Do you work with a DJI Inspire 1? Then you probably know that the footage from the Inspire 1 camera is not so nice out of the box. Following the success of the Mastering Drone Footage tutorial series we’re giving away the LUT I used. Many people asked for the LUT I made as a help to grade their drone footage, so here it is. But first here are a few shots where you can see the LUT applied to DJI Inspire 1 footage. These shots have the look applied with a 100% intensity and no other modifications. DJI Inspire 1 LUT (right) applied to ungraded DJI Inspire 1 footage (left). Note that this LUT is optimized to boost green and blue colors and to neutralise clouds and sky magenta/yellow shift. It is not ideal for skin tones. I recommend grading in Adobe Premiere Pro CC if you are familiar with it. Import the LUT directly in the Lumetri Color Panel (Creative –> Look) and then adjust your settings for each shot as needed. For my film I usually applied the LUT with an intensity of about 50% and did the rest directly in the Lumetri Panel’s basic settings. This way you can get nice variants of intensity as desired. It will look great and filmic when saturation is lowered. To get my DJI Inspire 1 LUT we ask only that you subscribe to our newsletter and in turn you will get the download link sent to your e-mail. This is a double opt-in and will not work with fake e-mails. Your e-mail address stays with us. No spam or third parties and you can of course unsubscribe if you don’t like the weekly newsletter whenever you receive one. Please provide your name and email address for your free download.Read more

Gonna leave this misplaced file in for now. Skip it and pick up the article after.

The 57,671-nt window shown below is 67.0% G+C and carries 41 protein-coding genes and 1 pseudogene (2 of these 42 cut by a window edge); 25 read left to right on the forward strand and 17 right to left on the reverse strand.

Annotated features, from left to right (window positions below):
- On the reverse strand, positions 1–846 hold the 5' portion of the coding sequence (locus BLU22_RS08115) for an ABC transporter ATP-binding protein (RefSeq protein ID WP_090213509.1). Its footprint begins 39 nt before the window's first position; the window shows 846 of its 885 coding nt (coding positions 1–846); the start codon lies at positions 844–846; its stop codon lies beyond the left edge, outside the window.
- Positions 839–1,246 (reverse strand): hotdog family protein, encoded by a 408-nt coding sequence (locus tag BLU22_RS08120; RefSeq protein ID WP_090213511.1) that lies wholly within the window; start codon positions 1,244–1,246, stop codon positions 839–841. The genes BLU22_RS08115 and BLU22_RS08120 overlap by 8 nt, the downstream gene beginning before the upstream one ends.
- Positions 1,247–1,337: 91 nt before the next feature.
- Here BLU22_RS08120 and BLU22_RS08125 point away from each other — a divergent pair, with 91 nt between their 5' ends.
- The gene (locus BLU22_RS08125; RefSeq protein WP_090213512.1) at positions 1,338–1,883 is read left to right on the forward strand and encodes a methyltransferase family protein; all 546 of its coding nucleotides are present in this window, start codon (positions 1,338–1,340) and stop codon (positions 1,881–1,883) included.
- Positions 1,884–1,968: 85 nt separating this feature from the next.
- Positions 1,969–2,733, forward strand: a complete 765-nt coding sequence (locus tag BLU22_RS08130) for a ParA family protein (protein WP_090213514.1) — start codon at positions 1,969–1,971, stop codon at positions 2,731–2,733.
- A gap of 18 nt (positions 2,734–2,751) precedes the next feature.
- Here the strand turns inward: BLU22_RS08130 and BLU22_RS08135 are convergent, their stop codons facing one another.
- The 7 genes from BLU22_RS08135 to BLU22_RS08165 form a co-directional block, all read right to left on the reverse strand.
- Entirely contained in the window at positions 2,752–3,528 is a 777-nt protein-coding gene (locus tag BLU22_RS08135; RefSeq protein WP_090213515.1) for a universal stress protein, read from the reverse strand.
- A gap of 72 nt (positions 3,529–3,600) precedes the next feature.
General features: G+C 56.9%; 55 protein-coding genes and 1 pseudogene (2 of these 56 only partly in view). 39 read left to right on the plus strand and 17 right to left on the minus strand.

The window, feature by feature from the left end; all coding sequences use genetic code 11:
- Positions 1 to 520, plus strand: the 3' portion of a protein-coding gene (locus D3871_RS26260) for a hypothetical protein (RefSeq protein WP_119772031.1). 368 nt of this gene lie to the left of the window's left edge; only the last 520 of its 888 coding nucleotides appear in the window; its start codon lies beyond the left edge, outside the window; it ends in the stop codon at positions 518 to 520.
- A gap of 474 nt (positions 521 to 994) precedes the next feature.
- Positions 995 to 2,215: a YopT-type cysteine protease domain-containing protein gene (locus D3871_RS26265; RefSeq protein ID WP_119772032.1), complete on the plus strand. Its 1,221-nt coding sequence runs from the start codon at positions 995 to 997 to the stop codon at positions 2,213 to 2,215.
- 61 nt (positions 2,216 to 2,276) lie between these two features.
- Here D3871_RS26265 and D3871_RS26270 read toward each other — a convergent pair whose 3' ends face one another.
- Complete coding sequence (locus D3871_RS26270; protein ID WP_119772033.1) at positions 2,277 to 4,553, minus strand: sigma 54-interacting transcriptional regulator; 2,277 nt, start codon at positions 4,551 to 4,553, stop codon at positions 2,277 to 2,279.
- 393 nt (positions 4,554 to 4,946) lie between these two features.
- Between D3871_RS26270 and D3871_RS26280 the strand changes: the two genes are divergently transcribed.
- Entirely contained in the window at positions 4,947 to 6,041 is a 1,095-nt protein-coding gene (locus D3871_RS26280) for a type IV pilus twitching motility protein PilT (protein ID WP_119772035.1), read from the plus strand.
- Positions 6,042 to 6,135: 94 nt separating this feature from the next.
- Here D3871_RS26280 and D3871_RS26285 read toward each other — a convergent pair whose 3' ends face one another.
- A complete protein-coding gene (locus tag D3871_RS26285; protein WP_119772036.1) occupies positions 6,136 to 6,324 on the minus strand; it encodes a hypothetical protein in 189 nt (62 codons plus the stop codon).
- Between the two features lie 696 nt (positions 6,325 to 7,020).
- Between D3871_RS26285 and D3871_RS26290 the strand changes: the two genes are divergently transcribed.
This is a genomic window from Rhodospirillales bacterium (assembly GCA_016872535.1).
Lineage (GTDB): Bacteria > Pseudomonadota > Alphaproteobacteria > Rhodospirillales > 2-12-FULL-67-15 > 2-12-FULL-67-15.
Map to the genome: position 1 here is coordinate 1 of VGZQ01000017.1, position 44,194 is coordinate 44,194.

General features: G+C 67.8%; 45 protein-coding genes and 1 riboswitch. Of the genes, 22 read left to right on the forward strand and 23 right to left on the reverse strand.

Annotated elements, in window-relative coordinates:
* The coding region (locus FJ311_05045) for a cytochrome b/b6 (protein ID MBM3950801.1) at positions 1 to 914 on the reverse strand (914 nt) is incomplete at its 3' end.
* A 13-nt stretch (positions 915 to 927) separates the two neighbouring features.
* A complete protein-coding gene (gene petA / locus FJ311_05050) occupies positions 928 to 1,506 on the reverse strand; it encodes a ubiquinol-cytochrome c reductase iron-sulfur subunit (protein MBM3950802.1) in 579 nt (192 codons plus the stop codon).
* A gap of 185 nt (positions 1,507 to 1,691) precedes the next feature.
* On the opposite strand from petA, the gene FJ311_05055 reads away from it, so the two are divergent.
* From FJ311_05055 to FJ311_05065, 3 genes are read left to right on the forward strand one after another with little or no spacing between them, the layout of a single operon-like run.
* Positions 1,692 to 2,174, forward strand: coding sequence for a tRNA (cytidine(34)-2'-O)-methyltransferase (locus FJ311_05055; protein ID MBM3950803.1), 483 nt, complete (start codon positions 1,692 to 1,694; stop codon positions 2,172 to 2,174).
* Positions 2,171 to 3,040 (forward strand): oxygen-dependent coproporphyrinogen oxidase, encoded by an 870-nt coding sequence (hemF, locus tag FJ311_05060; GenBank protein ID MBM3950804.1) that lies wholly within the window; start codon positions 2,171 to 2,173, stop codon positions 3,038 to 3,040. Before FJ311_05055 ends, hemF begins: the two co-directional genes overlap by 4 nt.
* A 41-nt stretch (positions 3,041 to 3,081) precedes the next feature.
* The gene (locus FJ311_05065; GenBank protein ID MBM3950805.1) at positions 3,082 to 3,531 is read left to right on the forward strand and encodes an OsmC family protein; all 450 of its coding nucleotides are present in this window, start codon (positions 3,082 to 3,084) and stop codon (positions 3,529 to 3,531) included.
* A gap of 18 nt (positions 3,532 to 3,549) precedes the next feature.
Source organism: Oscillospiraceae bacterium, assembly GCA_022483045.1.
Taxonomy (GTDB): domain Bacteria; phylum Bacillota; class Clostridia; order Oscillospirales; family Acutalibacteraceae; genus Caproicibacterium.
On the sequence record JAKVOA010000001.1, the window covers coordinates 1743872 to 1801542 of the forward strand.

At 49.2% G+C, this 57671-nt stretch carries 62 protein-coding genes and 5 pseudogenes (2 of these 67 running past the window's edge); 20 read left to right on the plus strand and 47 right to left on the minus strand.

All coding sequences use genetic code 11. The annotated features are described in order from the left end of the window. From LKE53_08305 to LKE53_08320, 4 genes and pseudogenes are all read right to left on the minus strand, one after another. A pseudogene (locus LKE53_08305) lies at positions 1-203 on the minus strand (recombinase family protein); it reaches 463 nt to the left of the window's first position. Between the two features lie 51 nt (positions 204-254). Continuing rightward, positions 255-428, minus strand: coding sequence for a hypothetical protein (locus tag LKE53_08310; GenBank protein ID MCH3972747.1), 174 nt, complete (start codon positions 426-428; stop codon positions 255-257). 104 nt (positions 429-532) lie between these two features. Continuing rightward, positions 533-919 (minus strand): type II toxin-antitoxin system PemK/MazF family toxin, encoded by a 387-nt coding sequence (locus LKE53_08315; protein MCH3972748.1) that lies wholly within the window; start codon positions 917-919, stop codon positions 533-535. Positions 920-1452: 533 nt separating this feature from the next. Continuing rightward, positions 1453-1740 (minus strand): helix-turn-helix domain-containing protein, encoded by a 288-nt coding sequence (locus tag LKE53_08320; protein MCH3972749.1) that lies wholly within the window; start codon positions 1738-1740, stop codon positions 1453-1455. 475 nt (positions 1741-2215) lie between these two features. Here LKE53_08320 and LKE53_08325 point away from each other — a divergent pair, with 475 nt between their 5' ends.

So what exactly is a LUT anyway? Of all the cryptic terminology and acronyms we throw around, the “LUT” is the most commonly misunderstood. The LUT or “Lookup Table” is in fact a very simple device used to transform RGB input values to different RGB output values. LUT’s are often used technically to transform image data from one color space to another. LUT’s are also used to describe and apply the customized color transforms we often refer to as “looks” when it comes to color grading. A custom LUT can be used on set to preview a desired “look” or grade directly on a live camera monitor. There are 1D and 3D LUTs, the difference being that a 1D LUT only applies to a single color channel whereas a 3D LUT is a cube like matrix covering transforms for all three color channels across any and all combinations. We’ll be referring to 3D LUTs from this point forward, as this is the most common type, and is most often what is meant when the term “LUT” is used. Before we go any further it’s important also to understand what is meant by color space. Color Spaces, Color Models and Mapping A color space is a specific organization of colors, often defined by the limitations of a particular device, such as a display device, or image acquisition device. It can be an industry standard defined by the capabilities and limitations of the image processing chain as a whole. What we commonly refer as a “color space” however is not just an arbitrary organization of colors like a pantone color chart or crayons with cute names; it refers to a particular color model and a mapping function referencing an absolute color space. The reference absolute color space includes the entire spectrum of visible colors against which a particular color model and mapping function will have a footprint, known as a “gamut”. The wider the gamut, the more possible colors of the visible spectrum can be represented in that color space. A LUT can be used to transform image data from one color space to another by re-assigning values from the source color space to the correct values in the destination color space. Mapping and Transforming RGB Values Whether dealing with LUTs or color spaces, hopefully you have noticed one thing in common in all of this so far; we’re essentially dealing with the same thing, and that is either mapping or transforming RGB values. A 3D LUT would contain a huge amount of data if it had corresponding input and output combinations for every single coordinate set, so instead it employs a fixed number of coordinate points, usually 17 x 17 x 17 with other points interpolated between. Essentially, a LUT is nothing more than a reference table that specifies an RGB output value for any given RGB input value. Of course if you dig deeper it gets more complicated but this basic understanding of its function will set you up to correctly use LUTs in your workflow, on set or in post.Read more